Symud i'r prif gynnwys
Cuddio Rhestr Erthyglau

7 erthygl ar y dudalen hon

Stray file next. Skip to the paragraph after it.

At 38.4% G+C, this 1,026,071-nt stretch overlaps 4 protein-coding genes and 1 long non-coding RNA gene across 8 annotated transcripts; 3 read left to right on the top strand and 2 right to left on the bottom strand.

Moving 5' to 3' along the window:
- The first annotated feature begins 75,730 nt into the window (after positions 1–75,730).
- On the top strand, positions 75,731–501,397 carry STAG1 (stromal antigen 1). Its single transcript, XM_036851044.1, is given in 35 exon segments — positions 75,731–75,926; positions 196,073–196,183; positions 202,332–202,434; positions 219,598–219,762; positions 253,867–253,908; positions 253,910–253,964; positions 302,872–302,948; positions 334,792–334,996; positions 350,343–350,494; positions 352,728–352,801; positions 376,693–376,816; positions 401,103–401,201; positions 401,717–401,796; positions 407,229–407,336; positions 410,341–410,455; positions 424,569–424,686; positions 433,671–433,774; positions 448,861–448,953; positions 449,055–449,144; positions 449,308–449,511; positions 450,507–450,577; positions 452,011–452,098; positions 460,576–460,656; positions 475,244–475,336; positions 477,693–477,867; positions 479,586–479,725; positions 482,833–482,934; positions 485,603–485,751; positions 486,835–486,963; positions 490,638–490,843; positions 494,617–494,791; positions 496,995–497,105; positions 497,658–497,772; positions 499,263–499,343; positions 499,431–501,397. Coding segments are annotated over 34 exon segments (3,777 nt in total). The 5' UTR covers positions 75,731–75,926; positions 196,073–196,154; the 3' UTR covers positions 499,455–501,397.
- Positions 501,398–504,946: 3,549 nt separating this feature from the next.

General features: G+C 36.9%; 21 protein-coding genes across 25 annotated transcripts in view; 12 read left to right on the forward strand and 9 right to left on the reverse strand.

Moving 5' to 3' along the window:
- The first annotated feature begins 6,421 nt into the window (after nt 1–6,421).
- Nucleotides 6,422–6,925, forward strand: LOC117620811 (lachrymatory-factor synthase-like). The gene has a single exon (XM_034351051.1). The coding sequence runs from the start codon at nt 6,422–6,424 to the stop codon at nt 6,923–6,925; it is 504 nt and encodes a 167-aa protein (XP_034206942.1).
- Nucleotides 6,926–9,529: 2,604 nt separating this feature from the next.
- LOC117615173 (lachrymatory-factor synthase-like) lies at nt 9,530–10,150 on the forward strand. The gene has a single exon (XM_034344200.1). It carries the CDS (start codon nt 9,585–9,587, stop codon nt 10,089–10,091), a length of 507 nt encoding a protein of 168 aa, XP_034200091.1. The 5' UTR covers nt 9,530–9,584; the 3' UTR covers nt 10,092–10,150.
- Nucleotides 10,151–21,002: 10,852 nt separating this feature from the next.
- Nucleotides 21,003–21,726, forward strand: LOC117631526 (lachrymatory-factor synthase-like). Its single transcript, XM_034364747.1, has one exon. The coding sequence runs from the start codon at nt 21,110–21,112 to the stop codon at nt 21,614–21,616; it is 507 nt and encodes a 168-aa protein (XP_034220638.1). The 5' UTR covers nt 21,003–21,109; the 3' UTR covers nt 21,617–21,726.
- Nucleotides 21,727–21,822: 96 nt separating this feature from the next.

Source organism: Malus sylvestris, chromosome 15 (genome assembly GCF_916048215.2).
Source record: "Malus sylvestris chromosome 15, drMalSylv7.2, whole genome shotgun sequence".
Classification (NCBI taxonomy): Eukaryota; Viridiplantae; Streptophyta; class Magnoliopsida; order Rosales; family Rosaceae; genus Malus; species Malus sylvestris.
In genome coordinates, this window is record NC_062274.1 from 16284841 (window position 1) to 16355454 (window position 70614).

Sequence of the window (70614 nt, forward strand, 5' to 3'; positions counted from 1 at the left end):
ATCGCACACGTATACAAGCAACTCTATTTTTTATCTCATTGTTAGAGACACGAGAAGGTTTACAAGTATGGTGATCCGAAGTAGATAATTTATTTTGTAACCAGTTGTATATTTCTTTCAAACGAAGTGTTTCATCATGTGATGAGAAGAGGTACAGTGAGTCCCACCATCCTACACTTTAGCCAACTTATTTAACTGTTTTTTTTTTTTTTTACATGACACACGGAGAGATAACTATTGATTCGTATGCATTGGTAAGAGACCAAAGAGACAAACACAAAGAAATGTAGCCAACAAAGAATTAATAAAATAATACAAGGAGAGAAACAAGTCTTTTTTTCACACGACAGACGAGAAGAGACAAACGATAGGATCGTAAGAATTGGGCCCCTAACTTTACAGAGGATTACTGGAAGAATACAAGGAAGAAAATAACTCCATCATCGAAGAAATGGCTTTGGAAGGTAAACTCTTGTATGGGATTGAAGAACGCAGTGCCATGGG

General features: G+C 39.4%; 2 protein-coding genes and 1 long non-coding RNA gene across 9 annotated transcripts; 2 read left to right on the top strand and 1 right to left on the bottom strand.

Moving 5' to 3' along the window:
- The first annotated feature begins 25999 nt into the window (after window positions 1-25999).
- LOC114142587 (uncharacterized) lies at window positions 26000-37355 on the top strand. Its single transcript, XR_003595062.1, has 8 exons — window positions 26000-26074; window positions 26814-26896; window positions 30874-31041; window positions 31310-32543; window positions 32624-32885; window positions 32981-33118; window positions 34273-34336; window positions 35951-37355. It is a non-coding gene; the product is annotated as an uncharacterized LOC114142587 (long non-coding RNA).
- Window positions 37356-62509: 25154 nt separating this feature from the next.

A "WOMAN'S WILL; on, N E II G Y REWARDED CHAPTER XI. ■ 4( .A A TE'f'E-A-TETE. -A she should go to-day, if Sir Philip were not nungj" Suj(i ^orace in a bitter whisper tc Astasia. Lady Whittlesea. was buried in her afternoon's j, and the only occupants of the room were Mrs. otffaCe aiul A •i'stu.-ia. Anastasia was sitting on an toman, a book in her lap, but she was not reading-, seemed wholly occupied in studying the pattern ady "Whlttlese.i's carpet. ■al- B^en;'er, childish figure, with arms and neck of faster; a soft, 11 owing dress, and a string of gold c*ds clasped round her delicate throat. ^iioh was An;stasia. e "'as, in fu t, dressed up to receive Sir Philip, 0 was stayiiii' in the town, and who would most drop in fort™. ijj A,1asta £ iH was reading a book of poems. One of 6 t 8" poems was about love, and perhaps this had v-r j lastasia dreaming. She had not heard one inrtv ^le but tie scene depicted by her augus tr>v liLLt the mention of Sir Philip called her t0 herself. She closed the book, saying gentlv-for she feared ? awake Ladv 'Vhittlesea- Who should go, «i«inaia r" lb ^ow tiresome vou are, Anastasia I have taken V'oubiu to tell you about it, and now you answer 4| your head were in the clouds.' « LWus in the clouds just then, mamma." Then pray come down, my dear, and attend to g0(V,"ary -'ife. I am determined Miss Godirey shall so, mamma? I rather like her." A ,ioii always do like extraordinary people, ^"stasia..Hut you must please cea^e to like her. le 3s a girl without any principle, and she has ton 111 y mollu-r into letting her stay. Perkins "lfi mo all a'.out it, and I am convinced that she is «<•»]- Perkins:" Cr0(jl y dear, how stupid you are! iNo, Miss ^Irs. Horace spoke too loudly, and without auffi- nt discretion. Lady Whittlcsra awoke. Miss Godfrey," she repeated. "I want her; ^ere is she r" "Mother," said Mrs. Horace, "I beg you will not allow that woman to make tea while Sir Phi.p is here." "Indeed I shall. Just ring the bell, Anastasia." Anastasia did so. Perkins, I want Miss Godfrey." Perkins retired, and there was a pause. Mrs. IIojace looked white and grim. Anastasia oegan to study the carpet. Presently the door °peued, and in rustled Winifred. I want you to make the tea, Miss Godfrey, said old ladv, "boluly.. ■Mrs. Horace was ahout to explode, when Sir Philip that pre, ise moment entered the drawing-room— sn event which occasioned a temporary suspension ■Of hostilities. Mrs. Horace smoothed her rumed plumes, and deceived hiai with great courtesy. Lady Whittlesea held out her hand to him. "AUowme to introduce Miss Godfrey, a young iriend ( f mine," she said. Sir Philip bowed politely. He was a middle-aged man, quiet and undemonstrative in his manner- Hot quite young enough for Anastasia, Still he had houses and lands. He was an unex- ceptionable match. Of course she will marry him," thought Wini- fred, "and there will be a grand wedding, with feathers, and laces, and diamonds. Dear me it is something to be bom fortunate Winifred presided at tea, according to the will and pleasure of her patroness. It was not a very so. -able meal. Sir Philip had no great conversa- tiunal powers, Anastasia was wholly silent, and Mrs. Hor ice and her mother had to do all the talking between them. After tea the party broke up by mutual consent. -Mrs. Horace and her mother went to the old lady's dressing-room, and Winifred, left alone with the lovers, beat an instant retreat. Then Sir Philip and Anastasia were tete-a-tete. Anastasia, shy and beautiful as any nymph of old, sat on the sofa, her fair head bent over the book of poems, her shining curls almost concealing ei' face. She had hitherto evaded Sir Philip. She had con- lv, d to slip away at the all-important moment, and secret" herself till he was gone. He had never been ^ble to hscrt tain the important question as to how "0 stood in her affections. She would have followed her mother from the Z()Orfi on the present occasion, but Mrs. Horace had f^'d in a stern whisper, "Remain." And Anastasia ~,n°t dared to do otherwise. Phe poor child was like a fawn driven to bay. She sat on the sofa, her cold, trembling fingers holdmg her book of poems. She would have held it 'up, haa she the courage, as a barrier between herself and the terrible Sir Jrhilip. For Sir Philip, to her unspeakable dread, came and sat beside her. She gave a little start, and would have flown, but he took her hand in his, and detained her prisoner. She glanced round the room in a kind of despair. There was nothing but empty chairs and sofas to appeal to. A hard, forbidding likeness of Lady Whittlesea, that hung against the wall, gave her no ^neourageuieiit whatever. Her cheek like a rose, her €.vcs glittering with tears, her lip quivering, she was bewitching in her agitation that Sir Philip, in a h»rst of enthusiasm, raised the lily-white hand to his lips. Then Anastasia, roused by this demonstration, sprang up, flushing scarlet, and pulled violently to aN' It was of no use. Her hand was fast, as in a 'lce. This time Sir Fhilip would have no trifling. 'My dear Miss Horace, listen to me. I have a Question to put to you. Nay: nay Eet me go! let me go!" cried Anastasia, struggling with all her might, and the crystal drops down her cheeks. lionI-U let you go if you will answer my ques- ^.hat do you want to know?" said Anastasia, c??1.?" still, her face averted. TV •vou my wife> Anastasia ?" cf t> 16 Was a Pr°f°UU(l silence. The solemnity dumb (iuestion seemed to have struck Anastasia y ill you?" cried Sir Philip, eagerly, "will lefc1'" ^nd, in the excitement of the moment, he lil ?° *ler Anastasia, finding herself at 'f^y, looked round with a frightened air; then, Jtn a sudden bound, she sprang^to the door and was ?°n,e.' Sir I'hilip darted after her with a vehemence d not often display. But it was too late—she had vanished. V. I Wout back baffled and disappointed. But he a(t great perseverance. He intended to follow her Ul spite of rebuffs. -A'l in good time," he thought, "alJ. in good time, -^astasia is but a child at present."